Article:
Leon Partridge writes for Coin Collecting where you can find information on vintage and rare coins and chat with other members via the online forum.
Immediately following the season of giving is the season of paying, and if you’re like most people, you have probably racked up a bit of debt in your quest to make the holidays special for family and friends. So rather than finding yourself in the same boat a year from now, why not set aside the resolutions to lose weight (you know that only lasts about five minutes), clean the garage, plant a garden, and so on, and instead commit to setting a budget that will give you the money you need to pay off debt, keep up with bills, and save a little extra to hire a cleaning crew and gardeners (and still have some money left for next year’s holiday season)? If you often find yourself in financial straits, now is the time to crack down on your budget and get to saving, for real. But how do you get started?
Budgeting is easier said than done.
It’s not hard to figure out what you’re bringing in versus what’s going out. Income and expenditures are finite numbers, after all. But finding ways to make the two equal (or have more coming in than going out) is not so simple. You may discover, when you sit down to plan your budget, that you are, in fact, spending more money than you make. With credit playing such a huge role in modern life, this is a pretty common state of affairs. However, there’s no reason to succumb to despair and throw in the towel just yet. You just need a little help to get back on track.
For starters, you should shred extraneous credit cards and limit yourself to one (that has the lowest interest rate).
From there, you would be well served to look into a debt consolidation loan. A bank can usually offer you a rate that is far lower than whatever you’re paying the credit card companies. Once your cards are paid, you can cancel the accounts and then simply pay off the loan (saving yourself not only on monthly payments, but also on what is owed in total). If you’re so far gone that collection agencies have become involved, you may be able to avoid black marks on your credit by offering to pay a reduced amount. Most companies are willing to work with you if it means they can recoup at least the principal cost of what is owed (even if they can’t get all the interest).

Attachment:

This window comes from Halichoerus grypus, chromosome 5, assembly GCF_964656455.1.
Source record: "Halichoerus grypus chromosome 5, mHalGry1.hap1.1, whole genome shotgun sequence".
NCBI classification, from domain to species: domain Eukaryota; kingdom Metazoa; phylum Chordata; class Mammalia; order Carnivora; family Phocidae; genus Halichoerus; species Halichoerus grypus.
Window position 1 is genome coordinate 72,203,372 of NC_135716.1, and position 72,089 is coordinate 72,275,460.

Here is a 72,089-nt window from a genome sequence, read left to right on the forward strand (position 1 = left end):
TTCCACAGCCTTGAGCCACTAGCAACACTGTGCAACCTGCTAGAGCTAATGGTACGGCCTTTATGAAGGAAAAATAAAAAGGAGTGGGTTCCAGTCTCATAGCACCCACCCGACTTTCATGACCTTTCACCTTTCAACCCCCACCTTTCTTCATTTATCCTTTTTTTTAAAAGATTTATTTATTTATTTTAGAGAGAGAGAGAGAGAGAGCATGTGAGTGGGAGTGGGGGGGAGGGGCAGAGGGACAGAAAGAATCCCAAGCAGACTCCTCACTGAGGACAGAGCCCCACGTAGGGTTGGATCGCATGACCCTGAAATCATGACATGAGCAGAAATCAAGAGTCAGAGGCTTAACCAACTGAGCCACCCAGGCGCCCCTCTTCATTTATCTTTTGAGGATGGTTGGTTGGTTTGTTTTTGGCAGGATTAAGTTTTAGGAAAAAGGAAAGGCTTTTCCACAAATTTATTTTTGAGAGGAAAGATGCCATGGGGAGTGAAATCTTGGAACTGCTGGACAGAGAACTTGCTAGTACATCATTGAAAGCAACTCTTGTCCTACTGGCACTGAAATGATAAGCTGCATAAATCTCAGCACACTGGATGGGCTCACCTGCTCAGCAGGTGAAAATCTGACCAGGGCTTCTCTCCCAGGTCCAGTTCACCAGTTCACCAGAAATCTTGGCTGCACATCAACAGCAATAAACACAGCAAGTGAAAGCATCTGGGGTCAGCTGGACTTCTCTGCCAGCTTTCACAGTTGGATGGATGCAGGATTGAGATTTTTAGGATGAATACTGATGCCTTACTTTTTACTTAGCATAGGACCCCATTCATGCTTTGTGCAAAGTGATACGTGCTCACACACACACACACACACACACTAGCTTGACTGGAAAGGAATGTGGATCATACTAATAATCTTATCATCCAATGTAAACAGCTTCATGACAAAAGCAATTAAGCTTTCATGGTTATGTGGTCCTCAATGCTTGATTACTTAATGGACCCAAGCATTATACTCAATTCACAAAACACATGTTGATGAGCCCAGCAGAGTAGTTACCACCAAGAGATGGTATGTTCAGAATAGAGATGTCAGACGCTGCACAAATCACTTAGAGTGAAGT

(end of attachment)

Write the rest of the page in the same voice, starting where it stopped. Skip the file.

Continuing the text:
The real trick lies in maintaining your budget once you have it planned.
Paying off creditors is one thing, but what’s to stop you from immediately spiraling back into debt? This will require an amount of planning and commitment on your part. You’re probably going to have to cut back in order to live within your means. “Entertainment” expenses are usually the first to go (dining out, movie dates, unnecessary clothing, etc.). But you can also cut back on monthly expenses by paying down a car loan, getting a package that includes phone, internet, and cable (instead of paying more by having three separate bills), and working to conserve energy in your home, just for example. And if you have a real spending problem, you may need to seek professional help to conquer it.
In short, you simply need to pinpoint problem areas and find ways to counteract them if you want to stick to a budget. Resolving to do this in the coming year will ensure that at this time next year, you’ll be well ahead of where you currently find yourself in regards to your financial situation.